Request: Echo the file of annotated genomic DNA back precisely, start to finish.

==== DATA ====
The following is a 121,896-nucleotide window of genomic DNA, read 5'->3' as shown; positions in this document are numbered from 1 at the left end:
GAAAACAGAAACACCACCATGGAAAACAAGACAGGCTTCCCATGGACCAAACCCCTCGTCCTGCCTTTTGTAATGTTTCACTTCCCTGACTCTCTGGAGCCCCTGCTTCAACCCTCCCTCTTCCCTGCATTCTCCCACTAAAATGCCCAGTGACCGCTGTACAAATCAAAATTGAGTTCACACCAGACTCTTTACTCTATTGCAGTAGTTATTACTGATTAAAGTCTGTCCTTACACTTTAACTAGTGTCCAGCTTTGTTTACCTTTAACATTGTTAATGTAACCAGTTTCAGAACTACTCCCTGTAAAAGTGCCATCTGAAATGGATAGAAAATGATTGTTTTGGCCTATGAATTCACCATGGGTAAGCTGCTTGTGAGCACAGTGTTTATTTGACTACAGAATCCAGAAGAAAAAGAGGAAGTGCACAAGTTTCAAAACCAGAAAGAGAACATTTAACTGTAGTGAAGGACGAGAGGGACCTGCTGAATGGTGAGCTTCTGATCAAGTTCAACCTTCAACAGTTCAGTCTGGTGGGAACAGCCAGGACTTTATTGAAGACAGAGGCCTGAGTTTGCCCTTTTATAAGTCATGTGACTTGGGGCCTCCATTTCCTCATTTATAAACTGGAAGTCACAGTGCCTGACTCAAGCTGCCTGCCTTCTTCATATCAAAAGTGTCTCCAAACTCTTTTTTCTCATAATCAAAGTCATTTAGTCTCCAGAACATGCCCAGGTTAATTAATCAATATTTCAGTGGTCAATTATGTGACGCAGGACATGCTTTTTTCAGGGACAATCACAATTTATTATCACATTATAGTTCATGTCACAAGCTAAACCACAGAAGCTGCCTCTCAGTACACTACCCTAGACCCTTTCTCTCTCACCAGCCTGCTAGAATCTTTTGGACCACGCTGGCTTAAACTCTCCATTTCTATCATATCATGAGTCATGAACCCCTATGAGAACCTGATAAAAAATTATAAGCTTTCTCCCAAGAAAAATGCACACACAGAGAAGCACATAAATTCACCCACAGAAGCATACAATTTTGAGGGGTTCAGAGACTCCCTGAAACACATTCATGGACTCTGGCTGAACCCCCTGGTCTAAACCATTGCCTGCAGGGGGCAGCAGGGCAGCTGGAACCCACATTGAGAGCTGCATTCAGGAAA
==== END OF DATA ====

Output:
The following is a 121,896-nucleotide window of genomic DNA, read 5'->3' as shown; positions in this document are numbered from 1 at the left end:
GAAAACAGAAACACCACCATGGAAAACAAGACAGGCTTCCCATGGACCAAACCCCTCGTCCTGCCTTTTGTAATGTTTCACTTCCCTGACTCTCTGGAGCCCCTGCTTCAACCCTCCCTCTTCCCTGCATTCTCCCACTAAAATGCCCAGTGACCGCTGTACAAATCAAAATTGAGTTCACACCAGACTCTTTACTCTATTGCAGTAGTTATTACTGATTAAAGTCTGTCCTTACACTTTAACTAGTGTCCAGCTTTGTTTACCTTTAACATTGTTAATGTAACCAGTTTCAGAACTACTCCCTGTAAAAGTGCCATCTGAAATGGATAGAAAATGATTGTTTTGGCCTATGAATTCACCATGGGTAAGCTGCTTGTGAGCACAGTGTTTATTTGACTACAGAATCCAGAAGAAAAAGAGGAAGTGCACAAGTTTCAAAACCAGAAAGAGAACATTTAACTGTAGTGAAGGACGAGAGGGACCTGCTGAATGGTGAGCTTCTGATCAAGTTCAACCTTCAACAGTTCAGTCTGGTGGGAACAGCCAGGACTTTATTGAAGACAGAGGCCTGAGTTTGCCCTTTTATAAGTCATGTGACTTGGGGCCTCCATTTCCTCATTTATAAACTGGAAGTCACAGTGCCTGACTCAAGCTGCCTGCCTTCTTCATATCAAAAGTGTCTCCAAACTCTTTTTTCTCATAATCAAAGTCATTTAGTCTCCAGAACATGCCCAGGTTAATTAATCAATATTTCAGTGGTCAATTATGTGACGCAGGACATGCTTTTTTCAGGGACAATCACAATTTATTATCACATTATAGTTCATGTCACAAGCTAAACCACAGAAGCTGCCTCTCAGTACACTACCCTAGACCCTTTCTCTCTCACCAGCCTGCTAGAATCTTTTGGACCACGCTGGCTTAAACTCTCCATTTCTATCATATCATGAGTCATGAACCCCTATGAGAACCTGATAAAAAATTATAAGCTTTCTCCCAAGAAAAATGCACACACAGAGAAGCACATAAATTCACCCACAGAAGCATACAATTTTGAGGGGTTCAGAGACTCCCTGAAACACATTCATGGACTCTGGCTGAACCCCCTGGTCTAAACCATTGCCTGCAGGGGGCAGCAGGGCAGCTGGAACCCACATTGAGAGCTGCATTCAGGAAA